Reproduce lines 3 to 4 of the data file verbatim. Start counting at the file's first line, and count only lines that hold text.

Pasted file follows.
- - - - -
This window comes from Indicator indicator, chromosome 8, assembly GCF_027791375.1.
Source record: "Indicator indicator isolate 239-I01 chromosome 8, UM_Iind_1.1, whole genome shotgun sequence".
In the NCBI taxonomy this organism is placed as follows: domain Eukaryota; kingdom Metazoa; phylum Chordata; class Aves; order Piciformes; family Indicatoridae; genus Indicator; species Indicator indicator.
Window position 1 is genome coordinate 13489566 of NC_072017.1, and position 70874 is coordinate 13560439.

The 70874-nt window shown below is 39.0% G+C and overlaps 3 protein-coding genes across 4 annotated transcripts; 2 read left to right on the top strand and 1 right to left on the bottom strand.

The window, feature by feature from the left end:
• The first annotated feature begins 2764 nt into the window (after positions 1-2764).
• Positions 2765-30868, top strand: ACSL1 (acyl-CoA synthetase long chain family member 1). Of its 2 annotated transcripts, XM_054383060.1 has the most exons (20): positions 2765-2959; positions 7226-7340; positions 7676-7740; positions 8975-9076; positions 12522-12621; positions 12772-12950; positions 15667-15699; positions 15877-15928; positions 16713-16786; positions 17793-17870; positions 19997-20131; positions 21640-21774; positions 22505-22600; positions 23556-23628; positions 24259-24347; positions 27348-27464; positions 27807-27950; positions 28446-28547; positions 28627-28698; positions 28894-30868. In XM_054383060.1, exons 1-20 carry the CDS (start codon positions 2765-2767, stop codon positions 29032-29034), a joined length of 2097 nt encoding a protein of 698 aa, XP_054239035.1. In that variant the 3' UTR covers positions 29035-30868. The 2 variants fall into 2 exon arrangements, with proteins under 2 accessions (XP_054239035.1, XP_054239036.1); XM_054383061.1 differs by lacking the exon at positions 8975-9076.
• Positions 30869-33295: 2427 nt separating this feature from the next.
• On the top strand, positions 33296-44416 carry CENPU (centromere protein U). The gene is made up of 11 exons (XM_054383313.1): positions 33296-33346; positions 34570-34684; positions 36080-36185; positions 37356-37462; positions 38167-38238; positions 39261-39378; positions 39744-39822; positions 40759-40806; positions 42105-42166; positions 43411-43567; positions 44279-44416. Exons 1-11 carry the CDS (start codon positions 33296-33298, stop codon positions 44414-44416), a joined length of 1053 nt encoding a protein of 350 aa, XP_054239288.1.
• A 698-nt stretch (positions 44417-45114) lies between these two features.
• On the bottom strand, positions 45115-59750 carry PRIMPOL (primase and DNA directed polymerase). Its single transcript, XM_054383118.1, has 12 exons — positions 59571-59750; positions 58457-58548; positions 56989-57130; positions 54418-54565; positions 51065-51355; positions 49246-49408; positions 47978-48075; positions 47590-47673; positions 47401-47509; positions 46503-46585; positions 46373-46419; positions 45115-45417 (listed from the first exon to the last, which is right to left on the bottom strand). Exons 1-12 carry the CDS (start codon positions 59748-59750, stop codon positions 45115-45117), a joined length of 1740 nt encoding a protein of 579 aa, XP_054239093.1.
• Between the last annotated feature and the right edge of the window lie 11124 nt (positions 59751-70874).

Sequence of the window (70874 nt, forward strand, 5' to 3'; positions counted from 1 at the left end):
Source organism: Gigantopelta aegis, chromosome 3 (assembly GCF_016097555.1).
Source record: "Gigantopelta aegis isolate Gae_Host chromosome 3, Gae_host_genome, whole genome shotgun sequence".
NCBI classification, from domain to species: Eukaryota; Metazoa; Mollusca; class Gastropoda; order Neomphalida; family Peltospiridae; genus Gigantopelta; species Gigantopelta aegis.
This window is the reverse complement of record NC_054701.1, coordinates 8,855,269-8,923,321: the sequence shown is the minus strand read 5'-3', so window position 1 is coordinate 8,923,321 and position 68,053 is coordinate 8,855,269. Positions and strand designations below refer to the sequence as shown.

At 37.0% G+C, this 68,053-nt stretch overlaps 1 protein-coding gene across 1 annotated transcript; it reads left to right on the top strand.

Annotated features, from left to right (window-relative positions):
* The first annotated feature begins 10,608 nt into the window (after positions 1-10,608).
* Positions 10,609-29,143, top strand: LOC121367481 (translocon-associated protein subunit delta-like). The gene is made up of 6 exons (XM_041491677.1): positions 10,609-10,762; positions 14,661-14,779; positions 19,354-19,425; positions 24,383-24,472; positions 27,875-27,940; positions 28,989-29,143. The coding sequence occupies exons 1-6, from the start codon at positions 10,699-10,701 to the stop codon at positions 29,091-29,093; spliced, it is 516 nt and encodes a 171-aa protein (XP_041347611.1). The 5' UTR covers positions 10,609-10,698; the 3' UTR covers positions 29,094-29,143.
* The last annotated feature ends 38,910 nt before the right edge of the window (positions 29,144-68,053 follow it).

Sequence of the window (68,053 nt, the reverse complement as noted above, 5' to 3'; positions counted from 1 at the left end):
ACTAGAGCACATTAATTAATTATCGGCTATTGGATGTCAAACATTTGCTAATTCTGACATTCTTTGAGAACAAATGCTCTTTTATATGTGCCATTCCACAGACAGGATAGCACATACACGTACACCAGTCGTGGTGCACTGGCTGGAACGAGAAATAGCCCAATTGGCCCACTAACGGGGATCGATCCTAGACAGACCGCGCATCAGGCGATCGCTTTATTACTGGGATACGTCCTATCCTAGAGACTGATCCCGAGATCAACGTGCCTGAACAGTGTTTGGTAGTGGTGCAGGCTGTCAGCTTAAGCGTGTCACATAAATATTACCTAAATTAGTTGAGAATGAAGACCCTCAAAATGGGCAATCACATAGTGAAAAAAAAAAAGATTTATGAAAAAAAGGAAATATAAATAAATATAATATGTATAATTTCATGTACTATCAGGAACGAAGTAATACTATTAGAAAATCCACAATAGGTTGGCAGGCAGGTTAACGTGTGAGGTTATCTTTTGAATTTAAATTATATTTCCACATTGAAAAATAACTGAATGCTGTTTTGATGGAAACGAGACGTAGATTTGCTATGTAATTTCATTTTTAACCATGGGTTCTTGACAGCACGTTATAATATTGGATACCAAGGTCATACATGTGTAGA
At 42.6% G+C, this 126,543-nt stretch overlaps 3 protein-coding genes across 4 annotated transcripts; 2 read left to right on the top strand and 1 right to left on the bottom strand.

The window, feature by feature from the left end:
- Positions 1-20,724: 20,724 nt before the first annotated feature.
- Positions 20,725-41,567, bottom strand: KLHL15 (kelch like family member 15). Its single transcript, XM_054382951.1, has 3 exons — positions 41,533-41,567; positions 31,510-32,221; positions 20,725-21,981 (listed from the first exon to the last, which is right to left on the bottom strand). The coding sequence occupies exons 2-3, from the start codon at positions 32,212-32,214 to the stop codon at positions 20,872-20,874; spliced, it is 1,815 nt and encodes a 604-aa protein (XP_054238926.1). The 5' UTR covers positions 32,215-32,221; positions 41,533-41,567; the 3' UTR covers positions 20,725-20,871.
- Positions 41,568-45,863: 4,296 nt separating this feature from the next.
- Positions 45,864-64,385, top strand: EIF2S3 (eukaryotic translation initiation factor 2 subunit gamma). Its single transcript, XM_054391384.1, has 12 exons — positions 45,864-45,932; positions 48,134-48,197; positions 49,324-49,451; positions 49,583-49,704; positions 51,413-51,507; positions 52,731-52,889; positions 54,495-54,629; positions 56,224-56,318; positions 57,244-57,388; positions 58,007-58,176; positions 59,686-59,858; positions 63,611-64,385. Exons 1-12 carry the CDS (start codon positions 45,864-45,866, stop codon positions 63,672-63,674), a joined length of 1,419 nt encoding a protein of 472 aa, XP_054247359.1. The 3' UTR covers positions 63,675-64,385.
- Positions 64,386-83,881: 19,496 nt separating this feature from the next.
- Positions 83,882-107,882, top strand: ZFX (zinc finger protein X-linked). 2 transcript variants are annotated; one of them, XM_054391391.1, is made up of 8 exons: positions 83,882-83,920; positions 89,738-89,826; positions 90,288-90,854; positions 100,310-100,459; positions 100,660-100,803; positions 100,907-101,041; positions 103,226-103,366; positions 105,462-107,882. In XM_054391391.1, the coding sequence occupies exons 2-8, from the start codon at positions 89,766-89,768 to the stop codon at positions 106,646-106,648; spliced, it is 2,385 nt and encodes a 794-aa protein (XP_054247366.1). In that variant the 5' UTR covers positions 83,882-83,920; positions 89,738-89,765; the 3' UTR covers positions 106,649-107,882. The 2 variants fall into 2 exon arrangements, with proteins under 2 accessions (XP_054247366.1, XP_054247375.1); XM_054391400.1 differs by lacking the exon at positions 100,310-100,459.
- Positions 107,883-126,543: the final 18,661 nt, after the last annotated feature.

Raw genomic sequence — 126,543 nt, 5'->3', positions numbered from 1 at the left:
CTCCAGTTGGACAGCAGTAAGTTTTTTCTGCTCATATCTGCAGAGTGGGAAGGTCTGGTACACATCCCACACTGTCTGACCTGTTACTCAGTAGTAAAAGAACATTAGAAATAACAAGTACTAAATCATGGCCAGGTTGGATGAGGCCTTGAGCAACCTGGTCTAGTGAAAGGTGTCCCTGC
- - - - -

In the NCBI taxonomy this organism is placed as follows: domain Eukaryota; kingdom Metazoa; phylum Chordata; class Aves; order Piciformes; family Indicatoridae; genus Indicator; species Indicator indicator.
Window position 1 is genome coordinate 13489566 of NC_072017.1, and position 70874 is coordinate 13560439.